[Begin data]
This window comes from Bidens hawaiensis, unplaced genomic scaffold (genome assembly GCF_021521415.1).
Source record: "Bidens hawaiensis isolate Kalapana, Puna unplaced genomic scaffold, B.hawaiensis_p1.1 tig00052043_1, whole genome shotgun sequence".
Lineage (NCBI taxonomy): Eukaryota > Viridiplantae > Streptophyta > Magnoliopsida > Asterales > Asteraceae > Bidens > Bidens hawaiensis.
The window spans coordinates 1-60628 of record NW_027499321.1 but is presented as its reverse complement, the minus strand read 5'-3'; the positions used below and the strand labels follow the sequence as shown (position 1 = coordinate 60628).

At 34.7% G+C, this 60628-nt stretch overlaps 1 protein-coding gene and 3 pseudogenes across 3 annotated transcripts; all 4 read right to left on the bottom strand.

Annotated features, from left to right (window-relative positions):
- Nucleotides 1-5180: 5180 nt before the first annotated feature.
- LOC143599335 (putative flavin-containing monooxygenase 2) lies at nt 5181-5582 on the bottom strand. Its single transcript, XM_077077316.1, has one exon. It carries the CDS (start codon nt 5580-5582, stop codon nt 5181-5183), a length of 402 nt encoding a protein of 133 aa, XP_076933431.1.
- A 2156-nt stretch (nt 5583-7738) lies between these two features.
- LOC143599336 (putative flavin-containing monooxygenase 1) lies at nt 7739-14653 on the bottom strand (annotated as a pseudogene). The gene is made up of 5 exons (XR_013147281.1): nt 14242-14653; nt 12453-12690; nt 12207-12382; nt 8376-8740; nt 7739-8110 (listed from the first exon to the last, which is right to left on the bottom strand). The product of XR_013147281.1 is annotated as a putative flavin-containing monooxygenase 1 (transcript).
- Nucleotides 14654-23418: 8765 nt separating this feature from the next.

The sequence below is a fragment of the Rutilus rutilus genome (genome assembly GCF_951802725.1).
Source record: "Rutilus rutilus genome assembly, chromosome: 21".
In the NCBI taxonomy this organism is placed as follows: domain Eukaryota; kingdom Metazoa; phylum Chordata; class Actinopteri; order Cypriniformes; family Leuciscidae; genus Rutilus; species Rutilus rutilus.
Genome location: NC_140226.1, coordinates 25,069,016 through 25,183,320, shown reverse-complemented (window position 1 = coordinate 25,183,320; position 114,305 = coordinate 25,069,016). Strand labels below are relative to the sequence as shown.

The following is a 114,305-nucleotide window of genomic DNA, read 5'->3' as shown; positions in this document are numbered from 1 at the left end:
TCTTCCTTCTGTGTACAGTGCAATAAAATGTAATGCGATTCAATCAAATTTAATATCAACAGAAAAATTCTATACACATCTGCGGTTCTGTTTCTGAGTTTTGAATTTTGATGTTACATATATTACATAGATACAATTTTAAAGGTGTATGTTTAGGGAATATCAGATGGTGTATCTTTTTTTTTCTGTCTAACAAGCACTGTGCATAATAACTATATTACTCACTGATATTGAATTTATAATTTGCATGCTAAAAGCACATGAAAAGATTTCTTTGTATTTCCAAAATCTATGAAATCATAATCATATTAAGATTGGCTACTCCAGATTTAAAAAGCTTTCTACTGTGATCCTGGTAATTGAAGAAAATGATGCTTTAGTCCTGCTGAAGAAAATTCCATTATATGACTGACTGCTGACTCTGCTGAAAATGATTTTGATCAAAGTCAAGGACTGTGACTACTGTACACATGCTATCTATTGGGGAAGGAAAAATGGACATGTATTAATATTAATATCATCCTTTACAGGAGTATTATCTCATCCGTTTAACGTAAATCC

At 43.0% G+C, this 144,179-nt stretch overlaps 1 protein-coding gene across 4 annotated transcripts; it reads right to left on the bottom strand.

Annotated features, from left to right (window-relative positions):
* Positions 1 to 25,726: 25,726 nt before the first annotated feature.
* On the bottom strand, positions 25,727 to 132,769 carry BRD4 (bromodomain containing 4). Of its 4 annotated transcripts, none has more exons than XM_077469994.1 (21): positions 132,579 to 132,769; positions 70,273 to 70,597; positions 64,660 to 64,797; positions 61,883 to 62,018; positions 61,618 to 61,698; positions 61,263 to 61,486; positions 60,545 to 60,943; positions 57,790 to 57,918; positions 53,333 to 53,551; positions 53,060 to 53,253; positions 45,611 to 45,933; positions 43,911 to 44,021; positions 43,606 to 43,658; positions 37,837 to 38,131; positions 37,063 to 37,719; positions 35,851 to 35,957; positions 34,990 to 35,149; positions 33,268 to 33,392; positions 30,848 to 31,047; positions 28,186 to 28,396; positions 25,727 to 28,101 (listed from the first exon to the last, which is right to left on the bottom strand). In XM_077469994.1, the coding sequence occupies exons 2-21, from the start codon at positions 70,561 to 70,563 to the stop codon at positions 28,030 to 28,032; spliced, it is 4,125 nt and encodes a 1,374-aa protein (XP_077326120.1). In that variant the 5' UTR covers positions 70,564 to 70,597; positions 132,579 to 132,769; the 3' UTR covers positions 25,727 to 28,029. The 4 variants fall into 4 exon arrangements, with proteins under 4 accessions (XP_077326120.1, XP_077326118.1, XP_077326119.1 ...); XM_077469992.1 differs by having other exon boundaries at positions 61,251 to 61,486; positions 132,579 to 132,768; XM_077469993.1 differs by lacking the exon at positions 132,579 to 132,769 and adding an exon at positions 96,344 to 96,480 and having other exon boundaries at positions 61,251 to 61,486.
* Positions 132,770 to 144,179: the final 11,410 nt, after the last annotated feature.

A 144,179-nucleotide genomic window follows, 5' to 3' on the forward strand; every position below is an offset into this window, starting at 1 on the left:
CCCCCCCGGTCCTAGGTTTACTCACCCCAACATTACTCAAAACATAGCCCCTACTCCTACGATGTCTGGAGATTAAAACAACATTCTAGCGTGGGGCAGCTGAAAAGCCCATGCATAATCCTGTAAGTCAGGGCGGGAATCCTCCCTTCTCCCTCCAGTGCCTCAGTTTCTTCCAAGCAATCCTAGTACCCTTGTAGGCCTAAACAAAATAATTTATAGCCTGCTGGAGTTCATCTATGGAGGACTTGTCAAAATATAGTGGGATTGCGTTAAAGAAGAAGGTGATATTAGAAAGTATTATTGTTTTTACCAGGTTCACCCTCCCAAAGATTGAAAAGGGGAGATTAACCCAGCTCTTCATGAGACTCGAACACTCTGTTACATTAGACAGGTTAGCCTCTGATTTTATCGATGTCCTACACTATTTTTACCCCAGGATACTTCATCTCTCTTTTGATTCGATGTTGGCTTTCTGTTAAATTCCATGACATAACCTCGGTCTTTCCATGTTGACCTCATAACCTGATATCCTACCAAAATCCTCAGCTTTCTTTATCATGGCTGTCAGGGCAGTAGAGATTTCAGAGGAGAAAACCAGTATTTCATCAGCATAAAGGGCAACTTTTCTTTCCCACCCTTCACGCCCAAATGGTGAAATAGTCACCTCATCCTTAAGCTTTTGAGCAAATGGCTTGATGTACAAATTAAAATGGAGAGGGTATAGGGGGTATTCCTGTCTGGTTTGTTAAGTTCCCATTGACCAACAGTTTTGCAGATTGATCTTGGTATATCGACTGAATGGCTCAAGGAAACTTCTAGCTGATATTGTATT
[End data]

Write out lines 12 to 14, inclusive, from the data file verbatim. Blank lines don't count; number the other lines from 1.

The sequence below is a fragment of the Rutilus rutilus genome (genome assembly GCF_951802725.1).
Source record: "Rutilus rutilus genome assembly, chromosome: 21".
In the NCBI taxonomy this organism is placed as follows: domain Eukaryota; kingdom Metazoa; phylum Chordata; class Actinopteri; order Cypriniformes; family Leuciscidae; genus Rutilus; species Rutilus rutilus.